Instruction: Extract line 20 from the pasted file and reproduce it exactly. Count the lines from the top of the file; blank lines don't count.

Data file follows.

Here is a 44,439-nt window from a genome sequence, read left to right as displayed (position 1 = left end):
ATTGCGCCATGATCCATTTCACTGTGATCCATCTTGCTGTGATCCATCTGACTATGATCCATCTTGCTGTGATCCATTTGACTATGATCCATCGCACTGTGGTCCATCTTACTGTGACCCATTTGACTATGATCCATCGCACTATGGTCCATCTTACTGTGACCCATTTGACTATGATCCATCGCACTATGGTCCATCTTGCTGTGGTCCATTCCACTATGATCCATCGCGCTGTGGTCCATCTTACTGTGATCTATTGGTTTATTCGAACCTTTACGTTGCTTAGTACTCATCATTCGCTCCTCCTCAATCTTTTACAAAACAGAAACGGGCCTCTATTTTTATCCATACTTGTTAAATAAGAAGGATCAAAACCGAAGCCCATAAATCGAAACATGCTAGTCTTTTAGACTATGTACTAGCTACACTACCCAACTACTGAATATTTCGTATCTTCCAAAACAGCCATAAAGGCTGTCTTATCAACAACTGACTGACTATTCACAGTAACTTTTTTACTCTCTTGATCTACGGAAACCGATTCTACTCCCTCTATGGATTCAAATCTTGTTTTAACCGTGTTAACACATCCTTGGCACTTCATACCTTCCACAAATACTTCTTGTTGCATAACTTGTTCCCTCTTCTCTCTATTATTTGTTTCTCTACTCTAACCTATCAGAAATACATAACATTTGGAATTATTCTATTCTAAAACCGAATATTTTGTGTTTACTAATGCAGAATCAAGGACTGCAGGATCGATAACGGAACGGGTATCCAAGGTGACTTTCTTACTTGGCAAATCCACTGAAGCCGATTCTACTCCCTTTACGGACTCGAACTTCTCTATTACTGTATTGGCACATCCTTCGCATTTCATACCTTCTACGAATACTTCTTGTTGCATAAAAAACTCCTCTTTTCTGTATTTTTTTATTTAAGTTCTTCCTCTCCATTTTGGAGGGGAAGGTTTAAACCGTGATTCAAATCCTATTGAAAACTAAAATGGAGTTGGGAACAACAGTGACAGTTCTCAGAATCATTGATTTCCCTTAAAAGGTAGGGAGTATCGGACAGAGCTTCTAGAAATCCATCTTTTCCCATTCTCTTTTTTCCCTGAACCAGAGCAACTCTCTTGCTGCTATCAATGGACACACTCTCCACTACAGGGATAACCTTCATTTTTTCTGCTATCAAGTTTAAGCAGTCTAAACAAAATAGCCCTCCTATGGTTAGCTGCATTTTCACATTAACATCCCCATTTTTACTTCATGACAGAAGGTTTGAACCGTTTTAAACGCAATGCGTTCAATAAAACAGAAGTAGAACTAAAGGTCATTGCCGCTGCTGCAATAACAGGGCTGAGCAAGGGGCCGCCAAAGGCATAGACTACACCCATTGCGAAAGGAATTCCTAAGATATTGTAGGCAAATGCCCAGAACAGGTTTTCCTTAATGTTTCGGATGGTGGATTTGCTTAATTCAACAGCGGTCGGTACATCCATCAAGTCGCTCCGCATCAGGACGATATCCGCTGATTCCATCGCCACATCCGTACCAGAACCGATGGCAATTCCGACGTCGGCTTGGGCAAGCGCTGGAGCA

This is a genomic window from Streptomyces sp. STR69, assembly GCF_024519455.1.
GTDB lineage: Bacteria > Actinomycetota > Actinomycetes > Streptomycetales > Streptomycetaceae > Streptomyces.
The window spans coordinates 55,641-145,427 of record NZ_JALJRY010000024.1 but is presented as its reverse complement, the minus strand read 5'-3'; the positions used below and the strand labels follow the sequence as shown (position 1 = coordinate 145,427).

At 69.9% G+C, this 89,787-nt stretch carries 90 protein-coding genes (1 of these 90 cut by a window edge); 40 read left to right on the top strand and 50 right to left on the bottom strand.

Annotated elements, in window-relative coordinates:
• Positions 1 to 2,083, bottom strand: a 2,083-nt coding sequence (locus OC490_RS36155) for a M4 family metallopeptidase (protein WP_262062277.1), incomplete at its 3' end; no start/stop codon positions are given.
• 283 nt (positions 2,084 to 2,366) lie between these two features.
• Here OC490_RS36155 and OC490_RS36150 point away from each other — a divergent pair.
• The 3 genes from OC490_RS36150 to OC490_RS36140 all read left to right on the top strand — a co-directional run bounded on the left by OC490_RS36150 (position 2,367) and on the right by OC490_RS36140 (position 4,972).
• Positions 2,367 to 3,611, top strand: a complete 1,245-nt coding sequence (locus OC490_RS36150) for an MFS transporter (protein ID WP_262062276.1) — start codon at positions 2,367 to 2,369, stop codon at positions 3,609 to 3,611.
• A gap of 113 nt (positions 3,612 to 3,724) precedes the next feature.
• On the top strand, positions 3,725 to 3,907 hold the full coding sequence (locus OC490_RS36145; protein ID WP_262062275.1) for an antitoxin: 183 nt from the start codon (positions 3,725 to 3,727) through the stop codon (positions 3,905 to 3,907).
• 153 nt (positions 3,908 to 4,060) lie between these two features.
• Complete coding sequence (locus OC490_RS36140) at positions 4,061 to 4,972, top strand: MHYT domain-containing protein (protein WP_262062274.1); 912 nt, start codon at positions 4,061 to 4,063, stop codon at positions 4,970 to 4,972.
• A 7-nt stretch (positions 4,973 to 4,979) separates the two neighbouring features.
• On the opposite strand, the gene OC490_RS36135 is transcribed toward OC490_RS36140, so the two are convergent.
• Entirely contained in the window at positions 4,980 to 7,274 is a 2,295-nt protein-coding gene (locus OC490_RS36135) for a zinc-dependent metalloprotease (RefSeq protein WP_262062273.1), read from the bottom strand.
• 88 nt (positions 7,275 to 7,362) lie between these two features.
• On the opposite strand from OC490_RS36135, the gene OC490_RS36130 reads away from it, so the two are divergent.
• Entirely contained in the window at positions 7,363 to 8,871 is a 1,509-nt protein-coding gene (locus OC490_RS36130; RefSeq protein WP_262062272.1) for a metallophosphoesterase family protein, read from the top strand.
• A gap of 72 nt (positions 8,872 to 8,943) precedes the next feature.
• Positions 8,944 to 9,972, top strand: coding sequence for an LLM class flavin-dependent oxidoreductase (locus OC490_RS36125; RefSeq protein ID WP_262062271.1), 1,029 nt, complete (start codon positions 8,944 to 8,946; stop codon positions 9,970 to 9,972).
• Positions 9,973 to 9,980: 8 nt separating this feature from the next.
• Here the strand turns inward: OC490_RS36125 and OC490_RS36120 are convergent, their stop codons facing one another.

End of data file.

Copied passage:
• 88 nt (positions 7,275 to 7,362) lie between these two features.